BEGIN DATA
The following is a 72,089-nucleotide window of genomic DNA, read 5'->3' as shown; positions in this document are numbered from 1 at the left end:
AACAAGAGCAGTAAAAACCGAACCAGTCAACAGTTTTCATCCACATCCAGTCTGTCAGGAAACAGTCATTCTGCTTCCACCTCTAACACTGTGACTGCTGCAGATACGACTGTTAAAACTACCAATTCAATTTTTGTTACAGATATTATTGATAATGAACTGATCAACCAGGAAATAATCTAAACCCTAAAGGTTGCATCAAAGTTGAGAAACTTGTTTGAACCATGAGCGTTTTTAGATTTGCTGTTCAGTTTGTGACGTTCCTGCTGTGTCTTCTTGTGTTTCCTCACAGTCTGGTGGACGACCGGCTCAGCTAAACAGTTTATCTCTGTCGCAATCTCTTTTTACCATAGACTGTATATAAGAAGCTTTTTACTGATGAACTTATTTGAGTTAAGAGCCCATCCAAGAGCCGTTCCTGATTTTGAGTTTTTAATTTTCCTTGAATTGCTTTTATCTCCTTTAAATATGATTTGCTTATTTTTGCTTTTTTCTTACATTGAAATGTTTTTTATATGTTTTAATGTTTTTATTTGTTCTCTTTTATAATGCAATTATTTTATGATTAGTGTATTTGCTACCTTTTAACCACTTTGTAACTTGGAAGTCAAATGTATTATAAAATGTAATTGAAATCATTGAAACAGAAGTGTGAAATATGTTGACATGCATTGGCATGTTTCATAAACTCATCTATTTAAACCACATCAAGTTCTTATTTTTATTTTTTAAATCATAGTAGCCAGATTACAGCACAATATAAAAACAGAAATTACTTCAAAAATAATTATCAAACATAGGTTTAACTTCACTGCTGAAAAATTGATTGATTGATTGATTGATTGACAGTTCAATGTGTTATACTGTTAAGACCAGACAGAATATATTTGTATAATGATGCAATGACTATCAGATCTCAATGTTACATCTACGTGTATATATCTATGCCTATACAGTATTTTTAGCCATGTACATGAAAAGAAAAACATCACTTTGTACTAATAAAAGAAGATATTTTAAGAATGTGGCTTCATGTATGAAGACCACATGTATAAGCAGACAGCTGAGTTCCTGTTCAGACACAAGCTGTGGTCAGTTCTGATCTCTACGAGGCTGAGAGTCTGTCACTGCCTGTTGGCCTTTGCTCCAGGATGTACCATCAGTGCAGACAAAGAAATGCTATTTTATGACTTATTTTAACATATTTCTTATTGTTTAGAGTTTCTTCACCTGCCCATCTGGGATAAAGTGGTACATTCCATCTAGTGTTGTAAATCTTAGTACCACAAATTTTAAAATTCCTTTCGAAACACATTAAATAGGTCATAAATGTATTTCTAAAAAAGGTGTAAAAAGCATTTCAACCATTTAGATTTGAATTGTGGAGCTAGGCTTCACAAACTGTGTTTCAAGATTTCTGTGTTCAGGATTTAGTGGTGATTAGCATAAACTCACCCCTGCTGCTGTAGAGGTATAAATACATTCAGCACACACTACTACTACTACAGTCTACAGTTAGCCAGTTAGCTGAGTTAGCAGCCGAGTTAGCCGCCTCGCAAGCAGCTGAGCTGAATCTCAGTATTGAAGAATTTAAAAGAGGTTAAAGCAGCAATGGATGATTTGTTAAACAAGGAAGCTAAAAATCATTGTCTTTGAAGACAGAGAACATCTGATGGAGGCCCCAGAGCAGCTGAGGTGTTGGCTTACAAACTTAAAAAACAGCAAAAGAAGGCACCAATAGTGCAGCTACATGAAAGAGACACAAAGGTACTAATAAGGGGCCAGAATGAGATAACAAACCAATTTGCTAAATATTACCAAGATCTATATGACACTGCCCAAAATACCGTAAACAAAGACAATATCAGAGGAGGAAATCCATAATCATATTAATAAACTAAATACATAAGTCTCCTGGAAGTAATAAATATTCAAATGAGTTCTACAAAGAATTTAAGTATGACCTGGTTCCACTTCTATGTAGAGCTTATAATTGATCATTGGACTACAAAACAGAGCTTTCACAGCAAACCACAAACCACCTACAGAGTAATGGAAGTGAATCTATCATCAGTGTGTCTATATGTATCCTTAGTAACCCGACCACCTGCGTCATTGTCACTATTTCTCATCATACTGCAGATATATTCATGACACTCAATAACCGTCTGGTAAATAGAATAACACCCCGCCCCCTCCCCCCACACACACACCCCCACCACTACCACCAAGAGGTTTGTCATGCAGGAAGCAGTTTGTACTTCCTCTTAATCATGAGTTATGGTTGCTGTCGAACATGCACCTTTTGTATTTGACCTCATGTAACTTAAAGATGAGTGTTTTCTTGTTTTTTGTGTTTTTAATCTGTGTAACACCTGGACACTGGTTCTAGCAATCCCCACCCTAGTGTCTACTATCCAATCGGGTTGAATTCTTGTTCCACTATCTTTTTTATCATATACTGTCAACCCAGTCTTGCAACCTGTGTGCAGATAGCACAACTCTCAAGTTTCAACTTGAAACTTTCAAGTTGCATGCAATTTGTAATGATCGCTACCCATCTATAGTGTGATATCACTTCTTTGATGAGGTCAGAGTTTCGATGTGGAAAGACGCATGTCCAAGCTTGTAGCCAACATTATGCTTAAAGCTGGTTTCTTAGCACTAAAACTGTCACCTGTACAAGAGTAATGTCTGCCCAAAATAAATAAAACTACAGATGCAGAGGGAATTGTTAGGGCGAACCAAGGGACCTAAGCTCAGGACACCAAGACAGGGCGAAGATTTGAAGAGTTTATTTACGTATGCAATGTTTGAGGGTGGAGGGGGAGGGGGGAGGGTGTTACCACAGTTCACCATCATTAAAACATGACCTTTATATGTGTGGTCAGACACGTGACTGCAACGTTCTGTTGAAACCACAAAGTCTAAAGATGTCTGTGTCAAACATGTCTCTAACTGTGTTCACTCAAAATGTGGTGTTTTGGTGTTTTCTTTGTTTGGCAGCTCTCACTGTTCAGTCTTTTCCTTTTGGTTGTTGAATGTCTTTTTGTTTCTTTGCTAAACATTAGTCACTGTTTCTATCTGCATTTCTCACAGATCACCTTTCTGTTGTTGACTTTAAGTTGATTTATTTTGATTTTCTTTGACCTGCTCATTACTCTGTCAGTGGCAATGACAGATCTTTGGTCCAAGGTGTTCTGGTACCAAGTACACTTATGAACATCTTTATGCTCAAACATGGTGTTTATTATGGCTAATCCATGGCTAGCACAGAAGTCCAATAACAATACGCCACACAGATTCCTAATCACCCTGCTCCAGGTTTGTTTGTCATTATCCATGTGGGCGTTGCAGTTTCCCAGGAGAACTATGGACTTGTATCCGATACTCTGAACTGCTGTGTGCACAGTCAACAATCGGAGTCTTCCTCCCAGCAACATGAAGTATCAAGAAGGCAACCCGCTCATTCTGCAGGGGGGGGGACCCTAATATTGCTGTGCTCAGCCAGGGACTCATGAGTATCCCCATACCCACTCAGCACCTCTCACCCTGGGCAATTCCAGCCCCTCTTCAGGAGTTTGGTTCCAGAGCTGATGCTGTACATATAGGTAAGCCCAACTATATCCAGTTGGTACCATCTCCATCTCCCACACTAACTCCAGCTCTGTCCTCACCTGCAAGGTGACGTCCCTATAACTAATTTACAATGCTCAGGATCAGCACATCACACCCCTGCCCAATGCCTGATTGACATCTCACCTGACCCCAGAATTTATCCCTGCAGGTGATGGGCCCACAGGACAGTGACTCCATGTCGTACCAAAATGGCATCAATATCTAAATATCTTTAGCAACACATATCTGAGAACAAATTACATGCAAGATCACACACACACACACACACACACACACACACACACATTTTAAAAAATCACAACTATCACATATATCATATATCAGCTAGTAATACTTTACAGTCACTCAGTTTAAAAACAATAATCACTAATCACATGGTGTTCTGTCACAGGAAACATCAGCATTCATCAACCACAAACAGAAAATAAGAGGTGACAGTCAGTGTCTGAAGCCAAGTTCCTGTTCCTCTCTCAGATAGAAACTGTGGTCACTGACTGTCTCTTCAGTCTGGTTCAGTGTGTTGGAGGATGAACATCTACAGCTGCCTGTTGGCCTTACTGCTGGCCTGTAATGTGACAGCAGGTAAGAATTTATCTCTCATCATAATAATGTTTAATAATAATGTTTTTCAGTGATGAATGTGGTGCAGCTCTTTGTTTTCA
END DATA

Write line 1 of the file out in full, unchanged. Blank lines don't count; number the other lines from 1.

The following is a 72,089-nucleotide window of genomic DNA, read 5'->3' as shown; positions in this document are numbered from 1 at the left end: